Right-wing Security Minister Itamar Ben Gvir accused Netanyahu of “whitewashing” the proposed ceasefire agreement and threatened to withdraw his political party from the ruling coalition if it was approved. Ben Gvir said that Netanyahu’s office rejected his repeated efforts to review the details of the deal.

Ben Gvir said in a statement, “The details of the deal as presented by President Biden show that it is a deal that means Israel’s surrender and an end to the war without achieving the main goal of destroying Hamas.” “If you sign a random agreement that would end the war without Hamas collapsing, Otzma Yehudit (Ben Gvir’s party) will dissolve the government.”

The Israeli military said on Monday that it had informed the families of the four men kidnapped during the October 7 attacks that they were dead and that their bodies were being held by Hamas.

The IDF said it had confirmed through its sources that Haim Peri, Yoram Metzger, Amiram Cooper, and Nadav Popplewell had died, adding that “the circumstances of their deaths in Hamas captivity are still under investigation by all professionals involved.”

Israel said Hamas and allied armed groups are holding more than 130 hostages in Gaza, but it is not known how many of them are alive.

About 1 million Palestinians, the estimated number who took refuge in Rafah to escape war in other parts of Gaza, have been displaced again as Israel expands its offensive on the southern border city to go after Hamas, the United Nations said on Monday.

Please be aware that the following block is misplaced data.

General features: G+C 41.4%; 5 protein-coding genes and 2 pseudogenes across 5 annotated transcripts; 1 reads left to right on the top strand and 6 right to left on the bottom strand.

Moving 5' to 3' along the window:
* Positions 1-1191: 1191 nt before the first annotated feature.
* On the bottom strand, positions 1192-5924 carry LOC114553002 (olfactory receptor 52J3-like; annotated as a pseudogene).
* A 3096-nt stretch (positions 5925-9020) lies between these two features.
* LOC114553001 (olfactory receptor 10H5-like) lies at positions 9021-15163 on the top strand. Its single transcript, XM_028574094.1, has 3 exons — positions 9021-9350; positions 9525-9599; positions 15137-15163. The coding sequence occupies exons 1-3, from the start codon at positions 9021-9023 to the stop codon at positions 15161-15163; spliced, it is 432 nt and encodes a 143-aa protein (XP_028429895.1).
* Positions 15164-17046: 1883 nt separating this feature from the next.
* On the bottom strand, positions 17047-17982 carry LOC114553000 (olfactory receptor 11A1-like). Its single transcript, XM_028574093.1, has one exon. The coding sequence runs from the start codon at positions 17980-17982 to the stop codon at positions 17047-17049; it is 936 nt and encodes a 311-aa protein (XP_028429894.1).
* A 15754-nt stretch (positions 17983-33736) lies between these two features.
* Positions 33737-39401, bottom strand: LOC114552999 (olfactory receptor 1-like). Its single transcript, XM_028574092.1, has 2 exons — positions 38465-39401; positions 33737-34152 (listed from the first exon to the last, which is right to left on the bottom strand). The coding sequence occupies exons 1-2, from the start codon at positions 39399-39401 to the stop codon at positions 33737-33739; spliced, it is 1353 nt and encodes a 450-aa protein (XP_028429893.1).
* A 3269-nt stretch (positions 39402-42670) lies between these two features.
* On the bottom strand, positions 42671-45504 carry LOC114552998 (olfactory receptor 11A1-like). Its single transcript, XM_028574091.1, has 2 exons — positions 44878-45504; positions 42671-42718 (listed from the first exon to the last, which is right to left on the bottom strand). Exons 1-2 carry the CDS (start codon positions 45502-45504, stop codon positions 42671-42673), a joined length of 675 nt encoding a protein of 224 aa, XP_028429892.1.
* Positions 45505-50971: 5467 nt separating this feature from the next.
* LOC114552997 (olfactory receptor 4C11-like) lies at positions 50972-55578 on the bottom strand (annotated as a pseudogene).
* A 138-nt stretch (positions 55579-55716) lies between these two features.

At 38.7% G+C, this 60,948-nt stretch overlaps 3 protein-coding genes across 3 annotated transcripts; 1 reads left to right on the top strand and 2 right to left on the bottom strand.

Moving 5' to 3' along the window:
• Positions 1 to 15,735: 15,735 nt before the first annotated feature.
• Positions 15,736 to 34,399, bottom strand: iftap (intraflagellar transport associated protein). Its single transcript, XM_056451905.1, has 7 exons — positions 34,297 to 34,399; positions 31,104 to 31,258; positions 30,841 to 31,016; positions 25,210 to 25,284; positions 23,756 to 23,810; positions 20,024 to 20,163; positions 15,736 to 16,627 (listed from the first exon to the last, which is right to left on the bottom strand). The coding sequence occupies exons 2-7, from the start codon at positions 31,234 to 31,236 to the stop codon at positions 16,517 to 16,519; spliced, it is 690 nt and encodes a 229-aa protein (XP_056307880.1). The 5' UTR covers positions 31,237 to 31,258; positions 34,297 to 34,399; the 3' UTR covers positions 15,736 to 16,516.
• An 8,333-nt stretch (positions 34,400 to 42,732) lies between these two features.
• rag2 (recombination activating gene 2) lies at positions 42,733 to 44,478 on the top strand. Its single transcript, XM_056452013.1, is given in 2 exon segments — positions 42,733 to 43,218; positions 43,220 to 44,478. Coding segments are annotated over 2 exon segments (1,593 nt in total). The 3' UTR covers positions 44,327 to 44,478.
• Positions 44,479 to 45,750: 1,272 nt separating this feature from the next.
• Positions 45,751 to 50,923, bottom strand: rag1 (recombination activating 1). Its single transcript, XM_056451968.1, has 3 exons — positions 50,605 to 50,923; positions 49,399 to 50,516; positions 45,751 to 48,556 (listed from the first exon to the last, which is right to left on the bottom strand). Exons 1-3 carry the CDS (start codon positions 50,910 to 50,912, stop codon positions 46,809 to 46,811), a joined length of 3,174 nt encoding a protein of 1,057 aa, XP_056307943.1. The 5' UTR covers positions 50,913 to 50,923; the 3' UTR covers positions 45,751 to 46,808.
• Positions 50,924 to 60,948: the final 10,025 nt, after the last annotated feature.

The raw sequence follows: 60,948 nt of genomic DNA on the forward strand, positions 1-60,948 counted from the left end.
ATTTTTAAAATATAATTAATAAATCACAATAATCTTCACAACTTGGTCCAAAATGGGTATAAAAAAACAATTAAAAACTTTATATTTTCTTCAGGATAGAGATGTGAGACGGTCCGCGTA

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The United Nations Relief and Works Agency for Palestine Refugees (UNRWA) said that it is providing basic services to thousands of fleeing families in the affected facilities in the city of Khan Yunis, north of Rafah. UNRWA said, “The conditions are indescribable.”

The Israeli army is directing civilians in Rafah towards an “extended humanitarian zone” about 12 miles away, but refugees say no place is safe from Israeli attacks.

On May 26, an Israeli airstrike on a camp for displaced Palestinians in Rafah sparked a fire, killing 45 people and sparking international outrage. Netanyahu later referred to the incident as a “tragic accident.” The United States has been trying for months to dissuade Israel from launching its attack on Rafah, to no avail.

Egyptian Foreign Minister Sameh Shoukry said on Monday that US, Egyptian and Israeli officials are holding meetings aimed at reopening the Rafah border crossing between Egypt and Gaza, but that will not happen until Israel regains control over the Palestinians in the Gaza Strip. Last month, Israel seized the entire Gaza border with Egypt, including the crossing, during its attack on Hamas in Rafah. The crossing was the main access point for the flow of humanitarian aid, as well as a lifeline to the outside world for more than two million Palestinians living in the territories besieged by Israel.